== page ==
Writing a Script Part1 – Story Concept- Scott Myers

10 step guide to writing screenplays!

So here it is, “The Not So Famous Scott Myers Approach To Writing A Screenplay From Concept To Fade Out: A 10-Part Series.”


It all starts with the idea. And every day, I task myself to come up with strong, marketable story concepts.

How? The usual suspects: newspaper articles, radio news and talk shows, books, the Internet. At one point, I had 25 magazine subscriptions. Advice columns, obituaries, Weekly World News, anywhere I could think of to look for some unusual item which I could spin into a movie idea.

The not so usual suspects: Halliwell’s Film Guide which presents 1-line story synopses of 25,000 movies. I’ve gone through it at least a half-dozen times, searching its pages for interesting ideas or movies that had been made overseas, but not in the U.S.. I take an idea and genre-bend it, that is, make a drama into a comedy, or a thriller into comedy. I also do gender-bending, change the key characters from a man to a woman or vice versa. Another thing I do is read through the Yellow Pages and compile a list of jobs – septic tank disposal guy, guitar builder, driving instructor – hoping a character or a story will pop to life. I even generate movie titles trying to inspire a story: One of them comes to mind –- FUTURE KILL.

I collect all this stuff and put it into files, either actual articles, which I used to put into a set of bulging manila folders or input thoughts/ideas into my computer.

Before my last relocation, I threw away all the articles, but I still remember some of them. Like the obituary about the British soldier who was stuck in Germany after WWII. He felt sorry for the local civilians, who were destitute and starving. Noticing this big factory in the middle of the city, he toured it with some of the men who had worked there. They explained that during the war, the facility had been converted into a jeep production unit. But before the war, they had built cars – what Hitler called “the people’s car”. Turns out this Brit helped to resurrect that factory and he came to be known as the “Savior of the Volkswagen.”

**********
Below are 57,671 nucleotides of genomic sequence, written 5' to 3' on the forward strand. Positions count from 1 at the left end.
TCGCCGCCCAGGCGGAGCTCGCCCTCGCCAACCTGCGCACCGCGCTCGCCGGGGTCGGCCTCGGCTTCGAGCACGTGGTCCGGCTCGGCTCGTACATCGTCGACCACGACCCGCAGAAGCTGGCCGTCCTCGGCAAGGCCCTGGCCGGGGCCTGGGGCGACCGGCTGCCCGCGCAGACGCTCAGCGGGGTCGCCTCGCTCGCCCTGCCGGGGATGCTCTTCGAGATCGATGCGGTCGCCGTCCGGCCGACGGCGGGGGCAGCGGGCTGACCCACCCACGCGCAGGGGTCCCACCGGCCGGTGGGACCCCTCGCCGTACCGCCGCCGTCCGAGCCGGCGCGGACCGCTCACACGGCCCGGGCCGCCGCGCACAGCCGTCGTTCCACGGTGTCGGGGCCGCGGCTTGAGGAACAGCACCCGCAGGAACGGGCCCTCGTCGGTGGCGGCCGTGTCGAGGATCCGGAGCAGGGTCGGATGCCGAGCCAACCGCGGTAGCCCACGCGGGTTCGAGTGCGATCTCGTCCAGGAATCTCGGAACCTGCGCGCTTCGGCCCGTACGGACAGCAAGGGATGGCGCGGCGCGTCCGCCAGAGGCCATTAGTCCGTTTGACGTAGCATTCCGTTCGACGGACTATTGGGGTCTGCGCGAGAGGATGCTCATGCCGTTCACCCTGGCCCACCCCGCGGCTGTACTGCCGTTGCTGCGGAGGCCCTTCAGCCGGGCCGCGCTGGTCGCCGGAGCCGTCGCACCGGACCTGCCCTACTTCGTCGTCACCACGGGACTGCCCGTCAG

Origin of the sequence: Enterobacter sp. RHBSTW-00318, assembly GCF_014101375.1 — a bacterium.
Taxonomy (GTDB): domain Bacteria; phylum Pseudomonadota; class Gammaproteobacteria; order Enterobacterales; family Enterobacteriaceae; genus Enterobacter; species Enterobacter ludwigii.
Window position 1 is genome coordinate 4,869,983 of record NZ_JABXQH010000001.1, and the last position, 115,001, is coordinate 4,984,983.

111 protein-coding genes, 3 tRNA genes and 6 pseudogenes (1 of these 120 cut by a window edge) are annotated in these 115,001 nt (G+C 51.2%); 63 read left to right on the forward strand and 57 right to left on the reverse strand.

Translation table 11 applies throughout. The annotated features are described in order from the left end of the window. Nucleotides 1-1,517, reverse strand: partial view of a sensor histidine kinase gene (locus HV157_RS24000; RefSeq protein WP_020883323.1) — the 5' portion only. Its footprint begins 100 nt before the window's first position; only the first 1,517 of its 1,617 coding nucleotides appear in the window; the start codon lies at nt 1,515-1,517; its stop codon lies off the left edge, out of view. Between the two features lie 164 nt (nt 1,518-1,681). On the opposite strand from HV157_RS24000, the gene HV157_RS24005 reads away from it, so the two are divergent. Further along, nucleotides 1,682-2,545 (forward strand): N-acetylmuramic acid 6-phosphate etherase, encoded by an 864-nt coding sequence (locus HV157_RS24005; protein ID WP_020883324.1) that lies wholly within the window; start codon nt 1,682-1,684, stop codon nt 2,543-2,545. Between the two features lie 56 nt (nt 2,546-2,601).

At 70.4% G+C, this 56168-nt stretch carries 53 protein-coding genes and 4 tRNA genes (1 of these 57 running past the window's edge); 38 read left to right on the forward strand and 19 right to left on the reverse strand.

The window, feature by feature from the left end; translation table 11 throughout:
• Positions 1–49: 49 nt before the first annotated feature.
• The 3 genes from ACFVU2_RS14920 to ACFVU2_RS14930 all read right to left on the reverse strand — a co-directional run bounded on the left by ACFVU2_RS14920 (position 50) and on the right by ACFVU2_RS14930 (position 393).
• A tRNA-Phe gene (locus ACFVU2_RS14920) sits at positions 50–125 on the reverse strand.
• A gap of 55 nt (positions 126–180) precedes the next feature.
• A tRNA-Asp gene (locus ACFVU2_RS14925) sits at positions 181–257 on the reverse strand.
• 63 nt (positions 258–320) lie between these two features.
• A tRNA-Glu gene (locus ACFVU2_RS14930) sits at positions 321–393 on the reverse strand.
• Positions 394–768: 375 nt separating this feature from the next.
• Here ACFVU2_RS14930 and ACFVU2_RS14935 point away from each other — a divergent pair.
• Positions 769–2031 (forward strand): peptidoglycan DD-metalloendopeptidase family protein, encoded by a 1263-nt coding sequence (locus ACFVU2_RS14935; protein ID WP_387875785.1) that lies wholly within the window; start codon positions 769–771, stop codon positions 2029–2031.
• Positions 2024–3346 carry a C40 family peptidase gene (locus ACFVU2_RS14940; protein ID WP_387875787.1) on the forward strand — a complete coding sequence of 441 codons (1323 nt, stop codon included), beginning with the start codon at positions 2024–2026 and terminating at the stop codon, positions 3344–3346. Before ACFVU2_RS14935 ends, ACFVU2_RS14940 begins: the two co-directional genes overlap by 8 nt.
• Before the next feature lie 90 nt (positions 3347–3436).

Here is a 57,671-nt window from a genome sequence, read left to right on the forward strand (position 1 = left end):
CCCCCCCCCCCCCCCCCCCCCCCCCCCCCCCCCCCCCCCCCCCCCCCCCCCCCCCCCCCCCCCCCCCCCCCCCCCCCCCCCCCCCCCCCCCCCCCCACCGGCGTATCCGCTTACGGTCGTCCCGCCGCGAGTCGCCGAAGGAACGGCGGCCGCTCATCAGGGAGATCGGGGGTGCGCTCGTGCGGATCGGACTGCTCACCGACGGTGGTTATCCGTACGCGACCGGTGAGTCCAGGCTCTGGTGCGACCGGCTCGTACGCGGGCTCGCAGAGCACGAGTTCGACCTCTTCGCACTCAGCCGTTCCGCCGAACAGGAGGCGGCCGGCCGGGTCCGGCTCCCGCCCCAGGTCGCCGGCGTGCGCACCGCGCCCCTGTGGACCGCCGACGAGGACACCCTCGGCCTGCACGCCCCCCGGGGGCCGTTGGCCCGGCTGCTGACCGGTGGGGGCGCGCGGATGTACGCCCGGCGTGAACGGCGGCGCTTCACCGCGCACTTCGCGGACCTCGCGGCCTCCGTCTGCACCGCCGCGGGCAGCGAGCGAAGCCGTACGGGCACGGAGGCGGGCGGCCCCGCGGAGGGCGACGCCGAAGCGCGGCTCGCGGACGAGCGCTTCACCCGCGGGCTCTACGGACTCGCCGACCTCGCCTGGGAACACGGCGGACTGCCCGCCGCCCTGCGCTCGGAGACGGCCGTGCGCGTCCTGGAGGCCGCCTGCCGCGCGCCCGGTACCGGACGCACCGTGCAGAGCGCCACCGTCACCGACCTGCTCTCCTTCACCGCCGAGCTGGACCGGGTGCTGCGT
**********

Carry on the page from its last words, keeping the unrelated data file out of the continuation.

The thing is I know that a majority of the ideas I generate are not worthy of being made into a movie. But that doesn’t slow me down, instead it fuels my story concept process because I figure I have to come up with a lot of ideas to find some great ones.

The two most important words in the story concept process are What if? I remember reading an article about screenwriter Jim Hart, who was sitting at the breakfast table with his family, when one of his kids suddenly asked, “What if Peter Pan grew up?” That was the genesis of the movie Hook.

I can not emphasize enough the importance of your story concept. On some types of scripts, I would guess it’s worth 50% of the project’s value to the studio because of what it can translate into in terms of marketing the film.

Conversely if you are working with a weak or marginal story concept, I don’t care if you can write like Zaillian or Sorkin, chances are that script is probably not going to sell.

So the first step is a big one: Come up with a great story concept.

In Part 2 of this series, we’ll look at brainstorming, a hugely important aspect of the screenwriting process.

[Originally posted June 5, 2008]


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